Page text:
Geriatric fractures or fractures in elderly people is a special category of fractures in adults. These fracture demand a special category because of the unique problems that elderlies have.
With age the bones lose their mineral content and become weak, a situation called osteoporosis. Not only this, there are many medical conditions in the old age that not only make their surgical treatment a challenge but also increase the likelihood of injuries. For example, the presence of syncopal attacks could lead to falling. Similarly, the patient may fall because of poor vision or due to balance problems.
Fragile bones make elderly people prone to injuries with minimal trauma. A trauma that would be tolerated easily in young adults would result in fractures in the elderly. Sometimes, the fractures in the elderly can be caused by routine movements of getting up or bending down.
What are the Types of Fractures in the Elderly?
Due to the weakening of architecture due to osteoporosis, the seniors have a unique pattern of fractures. The bones typically break in the region where they are weaker as compared to some other parts. These are typically areas of cancellous bone and include the proximal humerus, distal radius, spine vertebrae, and hip region.
Hip fractures in the elderly are typically serious fractures and could be associated with high mortality if not treated aggressively to make the patient upright.
A few fractures are more common and typical of old age. These include
- Hip fractures in elderly
- Fracture of distal radius
- Compression fractures of the spine
- Proximal Humerus Fractures
Factors Affecting Treatment Decisions of Fractures in Elderly
Associated Medical Illnesses
Elderly people also have many other problems or medical illnesses. Diabetes, hypertension, cardiac problems, respiratory illness, neurological problems are a frequent accompaniment of old age. Therefore elderly people are at more risk when compared to young adults for any kind of surgical procedure.
The associated medical illnesses may force the surgeon to exercise a treatment option that has lesser risk rather than going for the best treatment.
There are a lot of associated problems too and that makes the fractures in the elderly different category for treatment purposes. As the joints age, they are more prone to get stiff with immobilization. That demands watchfulness and extensive physiotherapy for these persons.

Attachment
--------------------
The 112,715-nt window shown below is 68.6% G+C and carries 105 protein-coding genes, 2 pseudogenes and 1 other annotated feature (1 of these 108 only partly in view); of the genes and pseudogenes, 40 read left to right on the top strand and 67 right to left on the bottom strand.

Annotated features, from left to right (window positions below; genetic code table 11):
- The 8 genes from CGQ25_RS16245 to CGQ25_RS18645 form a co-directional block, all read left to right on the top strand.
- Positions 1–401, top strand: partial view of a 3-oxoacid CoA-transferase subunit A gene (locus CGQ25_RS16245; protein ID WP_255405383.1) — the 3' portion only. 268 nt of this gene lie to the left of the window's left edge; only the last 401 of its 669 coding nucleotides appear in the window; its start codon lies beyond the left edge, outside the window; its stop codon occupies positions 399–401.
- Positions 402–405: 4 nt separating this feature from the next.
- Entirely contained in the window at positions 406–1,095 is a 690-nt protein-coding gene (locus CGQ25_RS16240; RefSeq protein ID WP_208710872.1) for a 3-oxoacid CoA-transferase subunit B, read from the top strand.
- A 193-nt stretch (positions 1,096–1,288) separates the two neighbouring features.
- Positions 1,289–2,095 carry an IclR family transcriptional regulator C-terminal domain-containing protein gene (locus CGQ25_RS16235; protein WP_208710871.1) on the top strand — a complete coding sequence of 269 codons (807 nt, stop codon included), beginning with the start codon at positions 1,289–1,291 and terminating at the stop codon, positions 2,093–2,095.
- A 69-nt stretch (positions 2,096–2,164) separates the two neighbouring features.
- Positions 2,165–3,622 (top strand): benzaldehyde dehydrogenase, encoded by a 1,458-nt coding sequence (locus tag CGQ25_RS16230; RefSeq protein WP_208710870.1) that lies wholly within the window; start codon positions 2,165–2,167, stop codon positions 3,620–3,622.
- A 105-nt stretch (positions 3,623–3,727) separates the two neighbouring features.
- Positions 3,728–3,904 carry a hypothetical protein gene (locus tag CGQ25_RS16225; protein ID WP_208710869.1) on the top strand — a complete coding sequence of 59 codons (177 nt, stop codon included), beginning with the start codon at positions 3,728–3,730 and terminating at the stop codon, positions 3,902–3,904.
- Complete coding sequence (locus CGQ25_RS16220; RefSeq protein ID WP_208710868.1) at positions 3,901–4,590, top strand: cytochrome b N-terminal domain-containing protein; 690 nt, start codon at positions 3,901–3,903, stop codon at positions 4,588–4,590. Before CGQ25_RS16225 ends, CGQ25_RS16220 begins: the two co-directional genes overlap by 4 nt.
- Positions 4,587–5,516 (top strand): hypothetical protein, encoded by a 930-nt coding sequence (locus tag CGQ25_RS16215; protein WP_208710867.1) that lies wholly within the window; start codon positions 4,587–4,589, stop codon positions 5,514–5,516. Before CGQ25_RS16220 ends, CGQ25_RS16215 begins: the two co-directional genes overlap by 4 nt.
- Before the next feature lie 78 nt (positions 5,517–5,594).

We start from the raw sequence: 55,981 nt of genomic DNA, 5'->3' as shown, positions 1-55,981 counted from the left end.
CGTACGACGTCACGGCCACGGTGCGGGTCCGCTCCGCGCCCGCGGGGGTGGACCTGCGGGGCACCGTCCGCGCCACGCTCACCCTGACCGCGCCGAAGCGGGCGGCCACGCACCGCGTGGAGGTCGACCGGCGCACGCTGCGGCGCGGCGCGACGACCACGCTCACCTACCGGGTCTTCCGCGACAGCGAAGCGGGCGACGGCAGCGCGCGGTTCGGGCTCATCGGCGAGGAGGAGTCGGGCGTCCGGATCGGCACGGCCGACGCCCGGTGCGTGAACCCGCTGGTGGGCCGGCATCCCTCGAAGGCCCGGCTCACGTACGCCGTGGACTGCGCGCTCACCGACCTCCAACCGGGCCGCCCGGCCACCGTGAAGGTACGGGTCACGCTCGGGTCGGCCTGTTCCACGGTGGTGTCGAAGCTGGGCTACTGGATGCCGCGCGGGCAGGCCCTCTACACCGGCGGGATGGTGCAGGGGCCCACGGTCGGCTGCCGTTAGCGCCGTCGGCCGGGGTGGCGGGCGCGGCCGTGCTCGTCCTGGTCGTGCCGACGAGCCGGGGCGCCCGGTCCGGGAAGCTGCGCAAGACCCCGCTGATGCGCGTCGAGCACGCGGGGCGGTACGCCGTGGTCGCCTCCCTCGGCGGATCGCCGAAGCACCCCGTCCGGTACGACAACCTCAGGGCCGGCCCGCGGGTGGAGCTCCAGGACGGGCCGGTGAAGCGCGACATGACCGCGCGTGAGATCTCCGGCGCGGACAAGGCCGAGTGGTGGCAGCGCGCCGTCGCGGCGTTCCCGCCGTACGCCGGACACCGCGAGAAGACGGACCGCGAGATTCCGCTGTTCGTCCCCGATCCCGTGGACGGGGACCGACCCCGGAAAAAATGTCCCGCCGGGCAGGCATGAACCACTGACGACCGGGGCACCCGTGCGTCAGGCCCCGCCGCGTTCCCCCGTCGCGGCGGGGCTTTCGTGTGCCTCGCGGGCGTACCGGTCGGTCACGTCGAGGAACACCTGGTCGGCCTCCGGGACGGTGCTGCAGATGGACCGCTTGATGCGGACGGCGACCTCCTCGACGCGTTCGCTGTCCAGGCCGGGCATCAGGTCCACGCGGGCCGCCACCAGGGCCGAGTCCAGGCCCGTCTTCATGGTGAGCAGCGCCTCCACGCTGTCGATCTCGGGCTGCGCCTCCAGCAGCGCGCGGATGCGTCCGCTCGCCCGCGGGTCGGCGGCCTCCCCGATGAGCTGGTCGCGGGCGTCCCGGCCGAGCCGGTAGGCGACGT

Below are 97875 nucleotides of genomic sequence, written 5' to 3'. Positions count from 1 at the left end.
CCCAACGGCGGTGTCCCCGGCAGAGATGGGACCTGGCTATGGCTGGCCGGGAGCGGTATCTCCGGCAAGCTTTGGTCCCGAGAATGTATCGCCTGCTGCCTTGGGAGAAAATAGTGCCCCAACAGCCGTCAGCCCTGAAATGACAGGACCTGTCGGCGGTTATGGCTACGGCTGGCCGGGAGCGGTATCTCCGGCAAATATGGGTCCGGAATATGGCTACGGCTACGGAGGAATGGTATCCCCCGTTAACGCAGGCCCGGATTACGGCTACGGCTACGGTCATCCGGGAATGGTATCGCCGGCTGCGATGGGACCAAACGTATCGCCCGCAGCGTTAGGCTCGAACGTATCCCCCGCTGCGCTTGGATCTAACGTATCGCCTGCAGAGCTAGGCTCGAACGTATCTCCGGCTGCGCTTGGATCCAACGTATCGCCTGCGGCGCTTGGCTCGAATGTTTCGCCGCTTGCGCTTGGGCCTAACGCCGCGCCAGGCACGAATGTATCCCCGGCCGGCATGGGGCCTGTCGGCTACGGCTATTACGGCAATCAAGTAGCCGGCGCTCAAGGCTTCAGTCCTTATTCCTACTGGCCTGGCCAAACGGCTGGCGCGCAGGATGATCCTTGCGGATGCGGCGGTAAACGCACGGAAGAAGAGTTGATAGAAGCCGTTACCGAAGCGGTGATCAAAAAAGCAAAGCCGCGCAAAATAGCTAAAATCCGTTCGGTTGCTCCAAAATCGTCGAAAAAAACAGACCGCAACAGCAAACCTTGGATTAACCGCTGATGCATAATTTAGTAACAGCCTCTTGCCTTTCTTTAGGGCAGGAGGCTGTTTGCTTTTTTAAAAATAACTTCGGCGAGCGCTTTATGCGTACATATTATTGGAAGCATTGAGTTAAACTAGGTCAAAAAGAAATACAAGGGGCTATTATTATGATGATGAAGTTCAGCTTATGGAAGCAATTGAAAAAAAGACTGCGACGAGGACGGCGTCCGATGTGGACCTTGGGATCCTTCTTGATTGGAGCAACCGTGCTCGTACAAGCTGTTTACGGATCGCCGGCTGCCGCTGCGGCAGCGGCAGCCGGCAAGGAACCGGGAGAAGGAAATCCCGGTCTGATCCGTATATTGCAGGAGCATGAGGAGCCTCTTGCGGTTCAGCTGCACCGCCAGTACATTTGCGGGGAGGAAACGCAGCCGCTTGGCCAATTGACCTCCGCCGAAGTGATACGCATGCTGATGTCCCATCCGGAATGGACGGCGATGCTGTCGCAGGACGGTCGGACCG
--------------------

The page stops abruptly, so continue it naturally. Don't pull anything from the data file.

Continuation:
Lesser Demands and Expectations From Treatment
Another factor in the treatment of fractures in the elderly is that they have lesser physical demands, unlike young adults.
With an increase in our understanding of the causes of associated morbidity, newer devices and newer treatment methods aim at the reduction of all these. But still, elderly people are a subgroup of the population who stand the higher risk.
There is a social problem too. Many of the old people are not provided care by their families. Many stay alone because their children have moved to some other place. This frequently results in depression and a lack of enthusiasm to live. We need to have a relook into our social structure.
Most practical is to avoid trauma. This would prevent getting injured and the morbidity that follows. With some simple precautions, one can avoid falling or tripping.
Elderly people should also make an active effort to maintain an active lifestyle and take a good diet.
This would help them to keep a good bone stock for a long time.
How to Prevent Fractures in the Elderly?
Prevention and Treatment of Bone Fragility
Bone mass is related to fracture risk and that bone strength and mass decrease with increasing age.
Alendronate and estrogen replacement are the most effective methods to stop bone mineral loss and consequently reduce the incidence of fracture. Thiazide diuretic is most appropriate in patients with elevated urinary calcium levels.
External Protective Devices
External trochanteric padding and external hip protectors protect against hip fracture but could be cumbersome to wear.
Preventing Injury and Fall
Preventing falls in the elderly needs to target factors that lead to falls.
Falls are very common causes of fractures, especially in old age. With age, bones start getting weak and prone to fracture with the slightest trauma.
With age also come many medical problems, joint stiffness, loss of agility and one tends to fall more often.
First to deal with is osteoporosis itself. Osteoporosis can be improved by taking a good diet in calcium and exercise and if required, medications to increase bone mineral density.
For exercises, one should choose low impact activities like walking, or swimming.
Get Yourself Checked
Get checked and treated for medical conditions.
Avoid medicines can make a person dizzy because that makes one prone to injury.
Be careful and watch steps. Avoid slippery places and choose well-fitting footwear.
Do not rush. Keep the rooms well lit to avoid tripping or misjudging.
Avoid alcohol. It promotes bone loss and could lead to an error of judgment.